They have called for the legislation to be amended to protect the residence status of European Union nationals living in the UK.
This is despite EU leaders rejecting an early deal which would guarantee their citizens right in Britain after Mrs May pressed for an agreement.
The European Union (Notification of Withdrawal) Bill contains just two short clauses and fits on a single page, but already more than 30 pages of amendments have been tabled.
Labour wants a "meaningful" vote on the Brexit deal, giving MPs the option to send the Prime Minister back to Brussels to come up with something different if they reject it.
They also call for the guarantee of legal rights for EU citizens, the protection of workers' rights and tariff-free access to the single market.
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The SNP's first batch of amendments include a "reset clause" that would result in the UK staying in the EU if the Prime Minister cannot get agreement for her deal from other leaders at the European Council.
They would also require the Prime Minister to seek agreement from the leaders of the devolved administrations on her approach to the Brexit negotiations.
Former first minister Alex Salmond, the party's international affairs spokesman who also wants a rerun of the 2014 Scottish independence referendum, said: "The UK government may choose to treat devolved administrations with utter contempt but let it be clear that these amendments tabled by the SNP should show the Prime Minister that here, in Westminster, the SNP will lead the charge in bringing the hard Brexit brigade back to the House to answer over their lack of plans.
Ukip Brexit spokesman Gerard Batten said 'a better approach would have been to leave immediately'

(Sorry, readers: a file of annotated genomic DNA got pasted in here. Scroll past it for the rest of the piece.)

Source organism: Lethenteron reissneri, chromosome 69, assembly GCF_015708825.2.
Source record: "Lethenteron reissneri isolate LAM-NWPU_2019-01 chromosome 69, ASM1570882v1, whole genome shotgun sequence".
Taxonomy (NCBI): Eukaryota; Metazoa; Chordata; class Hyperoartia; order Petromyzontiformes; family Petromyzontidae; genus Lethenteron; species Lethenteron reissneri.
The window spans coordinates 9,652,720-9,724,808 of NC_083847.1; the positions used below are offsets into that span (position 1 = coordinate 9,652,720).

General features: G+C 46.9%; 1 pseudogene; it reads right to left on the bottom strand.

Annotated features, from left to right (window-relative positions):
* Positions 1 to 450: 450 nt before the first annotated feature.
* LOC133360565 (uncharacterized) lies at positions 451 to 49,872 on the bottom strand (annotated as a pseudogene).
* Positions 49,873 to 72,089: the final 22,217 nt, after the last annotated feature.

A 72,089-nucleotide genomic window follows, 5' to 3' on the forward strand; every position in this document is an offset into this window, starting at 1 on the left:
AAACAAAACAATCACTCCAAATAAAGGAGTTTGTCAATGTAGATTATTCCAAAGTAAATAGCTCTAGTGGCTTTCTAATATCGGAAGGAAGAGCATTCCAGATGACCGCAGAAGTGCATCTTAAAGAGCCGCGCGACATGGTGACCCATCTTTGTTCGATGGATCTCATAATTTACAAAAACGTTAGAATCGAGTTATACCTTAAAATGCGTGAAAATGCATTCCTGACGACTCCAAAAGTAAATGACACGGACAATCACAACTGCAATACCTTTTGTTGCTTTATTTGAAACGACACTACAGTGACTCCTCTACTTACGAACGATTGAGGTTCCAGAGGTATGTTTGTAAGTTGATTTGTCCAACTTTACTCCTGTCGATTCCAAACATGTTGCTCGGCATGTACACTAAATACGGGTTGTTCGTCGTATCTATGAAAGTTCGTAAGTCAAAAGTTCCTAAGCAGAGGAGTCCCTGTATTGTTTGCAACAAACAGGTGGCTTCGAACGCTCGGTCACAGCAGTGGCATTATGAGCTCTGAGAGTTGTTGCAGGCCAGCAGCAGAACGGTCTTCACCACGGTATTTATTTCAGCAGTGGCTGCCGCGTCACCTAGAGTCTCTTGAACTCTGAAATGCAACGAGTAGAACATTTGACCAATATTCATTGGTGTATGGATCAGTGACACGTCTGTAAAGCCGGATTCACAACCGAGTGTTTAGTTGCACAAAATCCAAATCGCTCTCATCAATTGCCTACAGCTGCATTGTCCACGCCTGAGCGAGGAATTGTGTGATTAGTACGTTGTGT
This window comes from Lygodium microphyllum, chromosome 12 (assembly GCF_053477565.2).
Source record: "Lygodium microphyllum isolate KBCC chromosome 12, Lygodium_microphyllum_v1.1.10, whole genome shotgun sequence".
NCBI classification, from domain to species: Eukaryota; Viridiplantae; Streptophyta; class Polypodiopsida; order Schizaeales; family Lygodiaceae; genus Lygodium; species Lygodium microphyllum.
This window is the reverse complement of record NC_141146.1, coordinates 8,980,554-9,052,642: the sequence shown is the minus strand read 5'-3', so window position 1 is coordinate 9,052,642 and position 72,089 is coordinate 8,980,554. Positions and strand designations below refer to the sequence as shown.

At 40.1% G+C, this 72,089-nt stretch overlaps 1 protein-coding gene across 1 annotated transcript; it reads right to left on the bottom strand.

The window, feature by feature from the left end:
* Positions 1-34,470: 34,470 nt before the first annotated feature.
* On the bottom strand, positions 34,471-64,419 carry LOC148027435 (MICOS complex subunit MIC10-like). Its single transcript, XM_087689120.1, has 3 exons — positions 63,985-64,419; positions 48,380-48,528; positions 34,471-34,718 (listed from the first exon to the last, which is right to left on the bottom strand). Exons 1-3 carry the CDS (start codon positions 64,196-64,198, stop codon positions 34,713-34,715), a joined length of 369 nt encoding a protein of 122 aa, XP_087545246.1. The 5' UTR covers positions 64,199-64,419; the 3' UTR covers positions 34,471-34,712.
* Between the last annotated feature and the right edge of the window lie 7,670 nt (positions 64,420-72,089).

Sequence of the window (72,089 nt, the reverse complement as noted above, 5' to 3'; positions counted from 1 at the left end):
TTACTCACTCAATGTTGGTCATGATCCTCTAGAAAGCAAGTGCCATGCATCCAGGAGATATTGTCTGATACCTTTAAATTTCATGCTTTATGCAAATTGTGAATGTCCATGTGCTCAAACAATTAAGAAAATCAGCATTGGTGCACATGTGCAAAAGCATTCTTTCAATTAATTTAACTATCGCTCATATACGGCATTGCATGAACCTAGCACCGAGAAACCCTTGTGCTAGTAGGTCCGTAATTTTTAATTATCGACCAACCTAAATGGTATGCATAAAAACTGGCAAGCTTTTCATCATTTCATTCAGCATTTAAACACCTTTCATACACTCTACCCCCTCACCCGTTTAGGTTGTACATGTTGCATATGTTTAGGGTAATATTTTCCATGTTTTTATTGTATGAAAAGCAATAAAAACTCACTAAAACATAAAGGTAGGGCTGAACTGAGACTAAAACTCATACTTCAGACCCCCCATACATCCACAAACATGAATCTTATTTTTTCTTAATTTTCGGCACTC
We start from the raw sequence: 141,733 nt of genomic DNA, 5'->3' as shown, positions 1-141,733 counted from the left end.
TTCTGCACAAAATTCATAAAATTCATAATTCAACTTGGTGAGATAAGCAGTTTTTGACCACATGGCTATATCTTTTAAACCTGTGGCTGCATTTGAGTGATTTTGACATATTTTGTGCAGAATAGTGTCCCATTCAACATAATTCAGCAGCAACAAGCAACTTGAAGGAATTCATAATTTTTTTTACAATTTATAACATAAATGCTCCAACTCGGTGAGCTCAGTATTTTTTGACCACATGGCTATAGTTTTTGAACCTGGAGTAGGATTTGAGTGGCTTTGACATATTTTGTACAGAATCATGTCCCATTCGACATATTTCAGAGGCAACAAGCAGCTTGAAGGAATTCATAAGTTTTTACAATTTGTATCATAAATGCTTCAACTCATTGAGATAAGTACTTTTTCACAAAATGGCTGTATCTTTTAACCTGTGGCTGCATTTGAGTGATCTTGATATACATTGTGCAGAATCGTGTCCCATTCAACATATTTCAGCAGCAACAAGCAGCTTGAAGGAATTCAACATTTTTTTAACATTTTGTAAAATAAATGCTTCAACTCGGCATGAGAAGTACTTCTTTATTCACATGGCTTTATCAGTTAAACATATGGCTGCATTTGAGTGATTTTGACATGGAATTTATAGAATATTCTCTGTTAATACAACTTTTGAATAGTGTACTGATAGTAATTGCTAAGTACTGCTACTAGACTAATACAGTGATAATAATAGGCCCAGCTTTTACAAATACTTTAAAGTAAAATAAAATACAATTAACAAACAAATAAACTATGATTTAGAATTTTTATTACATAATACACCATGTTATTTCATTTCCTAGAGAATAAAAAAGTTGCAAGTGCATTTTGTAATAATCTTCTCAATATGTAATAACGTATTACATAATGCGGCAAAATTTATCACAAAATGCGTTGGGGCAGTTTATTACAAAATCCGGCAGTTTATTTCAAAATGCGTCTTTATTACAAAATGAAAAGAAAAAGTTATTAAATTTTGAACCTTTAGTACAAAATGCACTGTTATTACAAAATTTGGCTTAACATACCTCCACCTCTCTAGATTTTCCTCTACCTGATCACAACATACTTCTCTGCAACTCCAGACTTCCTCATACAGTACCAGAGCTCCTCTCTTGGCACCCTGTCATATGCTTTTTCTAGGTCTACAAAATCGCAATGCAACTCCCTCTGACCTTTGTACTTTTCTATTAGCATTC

"These tabled amendments are to address some of the ongoing and abiding concerns of EU citizens, devolved administrations and respect for Parliament in its most fundamental and basic duty.
"The pressure is piling on Theresa May when she returns from her jaunt to cosy up to Donald Trump. She should prepare for the SNP putting forward an effective opposition."
Shadow Brexit secretary Sir Keir Starmer said Labour's amendments would "significantly improve the Government's Bill – in particular by ensuring the House of Commons has the first say on the final Brexit deal and that there are regular opportunities to hold the Government to account".
Discussion of amendments will take place during the three days of debate from 6 February as the legislation is fast-tracked through Parliament in order to meet the Prime Minister's deadline of triggering Article 50 and starting the formal two-year countdown to Brexit before the end of March.
Downing Street insisted MPs were already being given a vote on the final agreement with Brussels – although Mrs May has indicated that a No vote by MPs at the end of negotiations would mean Britain leaving the EU without a deal.
A Number 10 spokesman said: "We have already said there will be a meaningful vote at the end of the negotiations. We have made it very clear that once the deal has been secured there will be a vote in both Houses."